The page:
Surely, the Antichrist walks among us. What other explanation can there be for e-mail list development firm NetCreations chairwoman and CEO Rosalind Resnick agreeing to sell her company to online ad services giant DoubleClick?
In the interest of disclosure, DoubleClick and NetCreations are two of iMarketing News’ biggest advertisers, and several years ago I did a short freelance stint for Resnick.
Potential conflicts of interest aside, for those who don’t know the players involved, Resnick has loudly and repeatedly compared DoubleClick to “Star Wars” villain Darth Vader. And reportedly, on a personal level, Resnick and DoubleClick co-founder and chairman Kevin O’Connor have never had great affection for one another.
But they have been reportedly discussing this deal for quite a while. And a punishing market can turn enemies into friends fast.
Recently, Resnick watched her stock — which rose to nearly $70 after its November 1999 initial public offering — plummet to $11 per share on news that NetCreations would report lower than expected third-quarter earnings, a stomach-wrenching ride that certainly only one who has taken it can understand.
Meanwhile, for more than a year DoubleClick has been trying to build an e-mail offering to rival NetCreations. But NetCreations had a head start by several critical years.
Make no mistake, if DoubleClick could have built a NetCreations-type business on its own, it would have let Resnick twist in the wind. But building an opt-in e-mail list is an arduous process.
NetCreations also brings with it a sales force made up of people who understand the list business, something else DoubleClick for all its clout lacks.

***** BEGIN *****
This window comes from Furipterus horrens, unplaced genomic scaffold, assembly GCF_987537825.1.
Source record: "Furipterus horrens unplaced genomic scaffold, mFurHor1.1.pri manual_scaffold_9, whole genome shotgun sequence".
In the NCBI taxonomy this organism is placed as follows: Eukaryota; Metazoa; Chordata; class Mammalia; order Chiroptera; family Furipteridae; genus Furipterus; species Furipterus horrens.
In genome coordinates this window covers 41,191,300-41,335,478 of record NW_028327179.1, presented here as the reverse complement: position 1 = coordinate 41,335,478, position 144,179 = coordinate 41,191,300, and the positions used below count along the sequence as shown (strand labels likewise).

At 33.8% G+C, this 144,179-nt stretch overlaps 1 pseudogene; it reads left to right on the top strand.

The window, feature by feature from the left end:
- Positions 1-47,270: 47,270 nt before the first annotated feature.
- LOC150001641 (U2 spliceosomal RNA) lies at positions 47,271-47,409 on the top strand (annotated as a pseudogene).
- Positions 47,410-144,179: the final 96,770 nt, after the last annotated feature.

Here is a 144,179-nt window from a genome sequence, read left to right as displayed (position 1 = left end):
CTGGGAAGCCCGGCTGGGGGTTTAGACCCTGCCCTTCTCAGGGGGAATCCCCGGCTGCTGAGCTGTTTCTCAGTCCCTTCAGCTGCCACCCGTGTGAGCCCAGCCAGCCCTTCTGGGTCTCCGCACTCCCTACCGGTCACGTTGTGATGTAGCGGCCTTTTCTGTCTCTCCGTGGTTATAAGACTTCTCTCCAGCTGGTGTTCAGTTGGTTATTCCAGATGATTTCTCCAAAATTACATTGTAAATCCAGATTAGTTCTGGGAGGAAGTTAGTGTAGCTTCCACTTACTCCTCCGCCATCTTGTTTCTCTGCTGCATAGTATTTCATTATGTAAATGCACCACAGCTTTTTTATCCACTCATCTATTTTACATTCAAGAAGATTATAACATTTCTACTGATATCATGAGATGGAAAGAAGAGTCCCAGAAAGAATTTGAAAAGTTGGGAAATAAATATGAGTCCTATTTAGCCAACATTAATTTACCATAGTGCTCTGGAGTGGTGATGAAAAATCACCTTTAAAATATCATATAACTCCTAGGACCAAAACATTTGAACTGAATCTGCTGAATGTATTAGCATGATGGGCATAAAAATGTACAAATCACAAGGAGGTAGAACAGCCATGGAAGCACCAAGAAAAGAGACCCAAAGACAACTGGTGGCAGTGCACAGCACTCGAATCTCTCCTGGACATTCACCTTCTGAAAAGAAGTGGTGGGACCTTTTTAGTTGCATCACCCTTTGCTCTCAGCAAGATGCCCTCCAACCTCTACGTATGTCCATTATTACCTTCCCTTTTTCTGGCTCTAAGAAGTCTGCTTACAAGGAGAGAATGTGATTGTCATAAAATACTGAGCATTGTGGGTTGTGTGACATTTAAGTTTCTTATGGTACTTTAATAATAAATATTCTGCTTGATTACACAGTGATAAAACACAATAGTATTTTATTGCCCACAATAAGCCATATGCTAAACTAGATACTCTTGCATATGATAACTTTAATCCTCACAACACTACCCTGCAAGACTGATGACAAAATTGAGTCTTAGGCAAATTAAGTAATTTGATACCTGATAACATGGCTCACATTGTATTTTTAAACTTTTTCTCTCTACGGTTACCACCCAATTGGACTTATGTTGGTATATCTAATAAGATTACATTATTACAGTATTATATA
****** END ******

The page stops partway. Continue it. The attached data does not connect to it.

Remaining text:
So to most observers, including this one, it looks like Resnick punched the panic button. Too soon for too little? Who can say for sure?
But beyond the numbers spelled out beginning on page 1, there are intangibles that must not be ignored:
First, Resnick has the respect of privacy advocates, something DoubleClick has seriously lacked ever since it attempted to marry information from the Abacus co-op database of offline catalog buying behavior with Internet users’ clickstream behavior.
With Resnick on staff, DoubleClick may gain credibility in the community that has already shown it can do the greatest damage to DoubleClick’s profiling efforts.
Second, Resnick brings another key trait to DoubleClick: an ability to work the press.
A former reporter for The Miami Herald, Resnick understands the press-relations game like few others. Usually, when a source tells a reporter he or she was once a “journalist,” it’s done in the spirit of “not only can I do the job I currently hold, but I also can do yours, too.”
Resnick, however, consistently demonstrates empathy. She’ll call with a little tidbit here and there. … Sure, it’s usually dirt on a competitor, and always 100 percent self-serving, but so what? It’s often information that helps craft the right questions — half a reporter’s battle.
The way DoubleClick executives bungled the Abacus controversy with the press is evidence they can use Resnick’s expertise. But will they?
It’s a safe bet they won’t.
DoubleClick is too big, and as such needs to control the message. Resnick’s guerrilla press tactics probably will be seen as more of a trait in need of a muzzle than an asset.
What will be telling is whether once inside DoubleClick, Resnick speaks directly and freely to the press or not.
On a somewhat related note, it’s also extremely difficult to imagine Resnick has much credibility left with NetCreations managers, a group of people who put in hellishly long hours only to see their CEO sell the company’s soul.
From this perspective, it looks like NetCreations’ founder gave up an awful lot, and DoubleClick got a fire sale of a deal.